Following next weekend we have two wonderful celebrations in the life of the Church—All Saints and All Souls. Since one immediately follows the other, I will touch upon the first one this week and the second next week. We begin, then, with the first and more solemn celebration, All Saints.
We are all familiar with specific feast days for people like St. Francis and St. Claire, St. Benedict and St. Dominic, St. Patrick or Mother Teresa. However, besides these well-known Saints, there are many lesser-known saints like Romaric of Remiremont or Darerca of Ireland. Even beyond the well known and less known saints, there are many other unknown saints.
What is an unknown saint? Anyone who is in heaven, but who has not been officially canonized by the Church. The reality of the unknown saints is good news for us. If you had to be officially canonized to make it into heaven, that would not bode well for our eternal destinies. Thankfully, the Church teaches that there are indeed many saints in heaven whose names are unknown to us and yet share in the beatific vision. Indeed, the feast of All Saints is one way that she teaches this truth.
Why do we celebrate the saints, known or unknown? Why would we be focusing on humans, even if they are really good ones, when we can focus on God? There are at least two reasons, both of which are beautifully expressed in a preface before the Eucharistic prayer on the occasion of a saint’s celebration. Toward the beginning of the preface we encounter these words: “For you are praised in the company of your Saints and, in crowning their merits, you crown your own gifts.” We see then, that in acknowledging and celebrating the saints, we are acknowledging and celebrating God because it is his own gifts that caused the saints’ merit and which lead them to glory.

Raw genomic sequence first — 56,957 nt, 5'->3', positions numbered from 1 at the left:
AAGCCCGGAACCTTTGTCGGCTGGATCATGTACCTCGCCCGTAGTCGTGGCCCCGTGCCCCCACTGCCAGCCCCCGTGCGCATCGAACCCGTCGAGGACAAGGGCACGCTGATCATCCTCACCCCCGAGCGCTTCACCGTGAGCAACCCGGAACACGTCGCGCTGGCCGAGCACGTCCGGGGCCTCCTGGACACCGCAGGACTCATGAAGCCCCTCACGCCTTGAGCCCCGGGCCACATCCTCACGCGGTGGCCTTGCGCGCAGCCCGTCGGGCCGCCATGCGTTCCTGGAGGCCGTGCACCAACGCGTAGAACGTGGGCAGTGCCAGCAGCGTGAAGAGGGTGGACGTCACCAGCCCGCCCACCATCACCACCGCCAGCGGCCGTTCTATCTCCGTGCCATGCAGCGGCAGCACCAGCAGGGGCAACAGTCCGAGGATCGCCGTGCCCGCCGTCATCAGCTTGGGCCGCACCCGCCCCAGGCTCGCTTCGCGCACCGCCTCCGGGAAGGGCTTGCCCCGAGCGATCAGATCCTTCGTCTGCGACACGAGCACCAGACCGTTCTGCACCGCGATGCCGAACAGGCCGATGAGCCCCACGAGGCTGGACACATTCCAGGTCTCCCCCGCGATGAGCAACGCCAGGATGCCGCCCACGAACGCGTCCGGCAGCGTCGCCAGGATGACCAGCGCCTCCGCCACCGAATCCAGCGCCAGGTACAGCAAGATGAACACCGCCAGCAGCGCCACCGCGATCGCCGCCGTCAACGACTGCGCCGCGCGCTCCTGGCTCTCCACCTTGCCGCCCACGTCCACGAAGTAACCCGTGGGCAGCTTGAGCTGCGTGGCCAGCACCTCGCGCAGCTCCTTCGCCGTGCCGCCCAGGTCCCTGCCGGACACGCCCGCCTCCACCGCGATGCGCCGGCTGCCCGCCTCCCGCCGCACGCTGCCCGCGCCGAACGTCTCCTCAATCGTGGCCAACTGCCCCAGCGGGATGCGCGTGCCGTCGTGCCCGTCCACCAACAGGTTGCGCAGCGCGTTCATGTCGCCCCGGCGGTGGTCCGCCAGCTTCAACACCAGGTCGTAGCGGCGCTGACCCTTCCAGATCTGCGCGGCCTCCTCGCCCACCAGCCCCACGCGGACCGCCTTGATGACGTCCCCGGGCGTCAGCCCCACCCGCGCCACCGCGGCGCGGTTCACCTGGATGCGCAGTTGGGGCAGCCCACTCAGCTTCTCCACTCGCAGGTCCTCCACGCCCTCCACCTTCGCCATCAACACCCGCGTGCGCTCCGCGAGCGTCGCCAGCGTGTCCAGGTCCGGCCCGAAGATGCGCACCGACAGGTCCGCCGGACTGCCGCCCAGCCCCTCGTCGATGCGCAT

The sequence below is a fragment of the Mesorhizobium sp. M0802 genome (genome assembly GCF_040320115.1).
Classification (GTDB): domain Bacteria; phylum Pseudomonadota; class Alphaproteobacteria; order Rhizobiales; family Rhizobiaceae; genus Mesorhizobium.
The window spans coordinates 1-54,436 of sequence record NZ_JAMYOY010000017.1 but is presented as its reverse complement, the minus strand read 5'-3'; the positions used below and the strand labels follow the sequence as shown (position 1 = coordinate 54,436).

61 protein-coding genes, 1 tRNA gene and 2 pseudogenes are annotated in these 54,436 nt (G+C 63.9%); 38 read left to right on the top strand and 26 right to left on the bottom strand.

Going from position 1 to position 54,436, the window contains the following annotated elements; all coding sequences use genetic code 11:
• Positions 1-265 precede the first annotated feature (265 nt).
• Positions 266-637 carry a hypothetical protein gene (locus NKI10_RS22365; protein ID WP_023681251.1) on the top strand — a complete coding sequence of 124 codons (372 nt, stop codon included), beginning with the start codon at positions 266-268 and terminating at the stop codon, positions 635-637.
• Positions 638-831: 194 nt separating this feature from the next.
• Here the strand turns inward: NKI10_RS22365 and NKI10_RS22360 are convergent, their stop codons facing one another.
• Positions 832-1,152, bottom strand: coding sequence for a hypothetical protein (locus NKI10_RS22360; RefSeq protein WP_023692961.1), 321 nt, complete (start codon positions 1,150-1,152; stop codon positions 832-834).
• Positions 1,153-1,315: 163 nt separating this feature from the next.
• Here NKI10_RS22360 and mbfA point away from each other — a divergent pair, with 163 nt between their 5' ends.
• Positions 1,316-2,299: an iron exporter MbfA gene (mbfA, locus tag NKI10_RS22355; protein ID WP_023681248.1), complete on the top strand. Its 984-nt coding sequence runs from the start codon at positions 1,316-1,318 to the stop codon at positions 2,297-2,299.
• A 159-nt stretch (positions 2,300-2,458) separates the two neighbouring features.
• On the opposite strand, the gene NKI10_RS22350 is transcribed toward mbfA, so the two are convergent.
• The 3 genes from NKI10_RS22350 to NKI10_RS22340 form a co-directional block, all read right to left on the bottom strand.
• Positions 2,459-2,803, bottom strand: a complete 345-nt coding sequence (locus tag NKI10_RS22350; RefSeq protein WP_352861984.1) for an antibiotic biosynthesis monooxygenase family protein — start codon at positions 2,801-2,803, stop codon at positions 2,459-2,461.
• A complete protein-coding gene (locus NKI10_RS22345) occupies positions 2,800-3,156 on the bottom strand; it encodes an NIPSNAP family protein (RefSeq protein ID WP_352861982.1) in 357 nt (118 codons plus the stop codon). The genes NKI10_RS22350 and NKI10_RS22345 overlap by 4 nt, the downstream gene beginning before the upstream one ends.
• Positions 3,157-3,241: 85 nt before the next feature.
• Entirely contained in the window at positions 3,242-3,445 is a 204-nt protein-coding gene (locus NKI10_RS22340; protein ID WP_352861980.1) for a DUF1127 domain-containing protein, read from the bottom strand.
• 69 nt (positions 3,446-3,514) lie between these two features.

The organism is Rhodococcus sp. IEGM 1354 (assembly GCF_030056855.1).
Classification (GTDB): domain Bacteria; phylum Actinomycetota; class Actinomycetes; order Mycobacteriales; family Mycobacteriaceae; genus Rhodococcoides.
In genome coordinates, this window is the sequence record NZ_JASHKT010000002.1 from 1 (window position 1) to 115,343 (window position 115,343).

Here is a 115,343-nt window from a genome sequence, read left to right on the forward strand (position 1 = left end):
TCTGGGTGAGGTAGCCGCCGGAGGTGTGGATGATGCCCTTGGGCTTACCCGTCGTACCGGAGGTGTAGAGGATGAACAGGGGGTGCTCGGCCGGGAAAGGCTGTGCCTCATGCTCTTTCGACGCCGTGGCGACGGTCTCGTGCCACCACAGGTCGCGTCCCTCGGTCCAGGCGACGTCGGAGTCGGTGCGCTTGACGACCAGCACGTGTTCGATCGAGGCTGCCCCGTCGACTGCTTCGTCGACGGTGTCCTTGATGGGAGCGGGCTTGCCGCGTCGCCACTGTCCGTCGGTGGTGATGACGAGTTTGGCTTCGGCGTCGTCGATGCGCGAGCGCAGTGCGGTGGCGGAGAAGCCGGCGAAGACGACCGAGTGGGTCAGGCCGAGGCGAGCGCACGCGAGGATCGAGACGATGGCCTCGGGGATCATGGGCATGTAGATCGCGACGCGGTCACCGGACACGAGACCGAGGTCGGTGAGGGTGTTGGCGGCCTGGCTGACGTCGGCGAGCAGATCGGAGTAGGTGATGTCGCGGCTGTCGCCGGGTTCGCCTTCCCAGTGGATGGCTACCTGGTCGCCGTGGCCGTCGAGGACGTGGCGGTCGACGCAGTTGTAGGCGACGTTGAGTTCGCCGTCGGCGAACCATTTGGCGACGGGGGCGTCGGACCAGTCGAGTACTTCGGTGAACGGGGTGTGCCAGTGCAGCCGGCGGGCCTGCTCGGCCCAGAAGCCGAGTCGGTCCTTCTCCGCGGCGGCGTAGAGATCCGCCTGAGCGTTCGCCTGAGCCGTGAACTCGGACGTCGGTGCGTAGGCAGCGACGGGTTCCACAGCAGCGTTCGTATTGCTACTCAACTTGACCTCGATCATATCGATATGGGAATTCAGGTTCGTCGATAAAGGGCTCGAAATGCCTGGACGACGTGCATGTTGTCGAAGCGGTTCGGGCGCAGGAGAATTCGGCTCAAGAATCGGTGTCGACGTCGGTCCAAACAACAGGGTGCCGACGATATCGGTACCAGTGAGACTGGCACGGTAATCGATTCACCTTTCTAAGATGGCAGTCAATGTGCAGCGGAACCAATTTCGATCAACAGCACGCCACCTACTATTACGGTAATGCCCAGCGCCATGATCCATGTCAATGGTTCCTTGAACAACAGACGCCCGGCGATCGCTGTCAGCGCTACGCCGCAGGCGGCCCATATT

Following this, the preface continues: “By their way of life you offer us an example, by communion with them you give us companionship, by their intercession, sure support, so that, encouraged by so great a cloud of witnesses, we may run as victors in the race before us and win with them the imperishable crown of glory, through Christ our Lord.” Here we see that saints are real and living people. Their companionship, example, and prayers are a true aid in our growth in holiness, helping us to obtain the glory of God’s kingdom, the place where they await us with joy!
This year, as last, part of our celebration of these saints will be our Halloween (All Hallows Eve = All Saints Eve) party. We invite all families to join us for 6 PM Mass at St. Patrick followed by pizza, games, treats, and festivities in the Blanchet Hall at St. Patrick Parish. Children are especially encouraged to celebrate in costume honoring saints, martyrs, angels or any other expression of our faith.
Praised be Jesus Christ, now and forever!